So, having  got excited about crowdfunding, I met the A&R person at SellaBand, where aspiring musicians seek to crowdfund their recordings. My immediate reaction was to ask whether we couldn’t do something similar for social ventures? This was the start of Buzzbnk.

One venture we have been advising is Pants to Poverty, which sells fairtrade organic underwear to create employment amongst poor people. They have issued a Pants Bond, and are seeking 100 people to lend them £2,500 repayable on demand, with the ‘interest’ paid in pants at an APR of over 8.5% (you get three pairs of pants each quarter). You will give some away as presents, and so spread the word. Another example, The Converging World is launching a bond paying 6% interest for five years when the bond is repaid, and then 6% donated to charity for a further 15 years, which will be used to construct wind turbines to generate green electricity in India.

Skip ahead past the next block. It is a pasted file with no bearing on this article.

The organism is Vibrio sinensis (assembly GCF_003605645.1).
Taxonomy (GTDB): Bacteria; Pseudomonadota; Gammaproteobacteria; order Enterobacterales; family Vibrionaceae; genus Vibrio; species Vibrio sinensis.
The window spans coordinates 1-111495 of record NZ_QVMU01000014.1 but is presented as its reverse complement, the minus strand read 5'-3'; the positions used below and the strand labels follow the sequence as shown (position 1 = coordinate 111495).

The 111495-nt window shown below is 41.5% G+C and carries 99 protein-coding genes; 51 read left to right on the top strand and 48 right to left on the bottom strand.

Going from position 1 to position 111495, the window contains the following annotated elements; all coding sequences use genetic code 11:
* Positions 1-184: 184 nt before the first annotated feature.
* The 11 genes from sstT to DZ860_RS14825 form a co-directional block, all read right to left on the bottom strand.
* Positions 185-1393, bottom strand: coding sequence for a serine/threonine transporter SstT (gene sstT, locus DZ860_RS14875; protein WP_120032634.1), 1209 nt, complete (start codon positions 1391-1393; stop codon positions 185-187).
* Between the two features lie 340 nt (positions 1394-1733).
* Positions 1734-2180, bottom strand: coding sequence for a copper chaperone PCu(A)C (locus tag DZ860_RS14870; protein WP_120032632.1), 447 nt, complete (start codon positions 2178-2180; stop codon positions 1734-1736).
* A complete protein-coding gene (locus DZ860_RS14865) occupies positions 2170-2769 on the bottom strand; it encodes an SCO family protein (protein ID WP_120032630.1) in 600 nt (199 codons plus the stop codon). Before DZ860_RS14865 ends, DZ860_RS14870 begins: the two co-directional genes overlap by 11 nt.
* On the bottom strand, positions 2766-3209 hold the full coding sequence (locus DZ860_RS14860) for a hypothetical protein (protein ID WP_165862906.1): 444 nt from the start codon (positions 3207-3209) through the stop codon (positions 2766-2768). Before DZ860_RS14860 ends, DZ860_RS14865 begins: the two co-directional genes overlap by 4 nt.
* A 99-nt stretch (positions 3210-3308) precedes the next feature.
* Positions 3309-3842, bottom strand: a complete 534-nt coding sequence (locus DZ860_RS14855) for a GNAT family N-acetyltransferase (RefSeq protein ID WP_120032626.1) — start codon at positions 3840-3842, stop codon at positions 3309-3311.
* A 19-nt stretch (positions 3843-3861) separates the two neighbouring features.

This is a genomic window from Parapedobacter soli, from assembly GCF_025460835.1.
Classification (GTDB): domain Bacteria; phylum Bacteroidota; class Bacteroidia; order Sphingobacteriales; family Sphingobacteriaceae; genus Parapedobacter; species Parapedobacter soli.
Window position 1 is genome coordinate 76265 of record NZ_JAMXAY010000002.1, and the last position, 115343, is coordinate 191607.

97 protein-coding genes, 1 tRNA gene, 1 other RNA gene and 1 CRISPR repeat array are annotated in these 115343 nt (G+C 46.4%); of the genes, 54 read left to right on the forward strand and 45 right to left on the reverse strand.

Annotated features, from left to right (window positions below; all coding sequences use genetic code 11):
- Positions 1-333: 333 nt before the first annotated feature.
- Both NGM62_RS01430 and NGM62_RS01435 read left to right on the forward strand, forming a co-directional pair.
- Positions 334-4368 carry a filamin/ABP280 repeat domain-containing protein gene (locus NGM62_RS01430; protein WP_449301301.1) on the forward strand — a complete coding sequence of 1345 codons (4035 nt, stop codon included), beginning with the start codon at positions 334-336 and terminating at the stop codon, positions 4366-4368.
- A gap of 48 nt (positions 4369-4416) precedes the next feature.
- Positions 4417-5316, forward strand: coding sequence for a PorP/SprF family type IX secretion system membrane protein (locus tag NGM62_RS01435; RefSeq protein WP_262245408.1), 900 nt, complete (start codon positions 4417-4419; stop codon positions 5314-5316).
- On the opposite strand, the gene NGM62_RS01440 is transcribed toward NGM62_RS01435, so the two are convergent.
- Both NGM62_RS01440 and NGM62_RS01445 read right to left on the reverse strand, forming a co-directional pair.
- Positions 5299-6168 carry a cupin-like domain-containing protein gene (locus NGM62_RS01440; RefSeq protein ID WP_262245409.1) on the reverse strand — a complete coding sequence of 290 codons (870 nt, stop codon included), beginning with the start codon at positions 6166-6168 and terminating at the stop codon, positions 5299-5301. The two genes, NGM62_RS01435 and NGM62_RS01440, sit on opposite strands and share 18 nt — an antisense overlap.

Lend Me A Tenner is a scheme developed with the UpRising programme at the Young Foundation, where young social entrepreneurs will seek to raise their first £1,000 from 100 people with small repayable loans of £10. For the price of a few cups of coffee, you might be launching the next world-changing genius. Meanwhile the Thrust Fund seeks to sell units of someone’s future lifetime earnings in return for cash now to be used to get some amazing venture launched.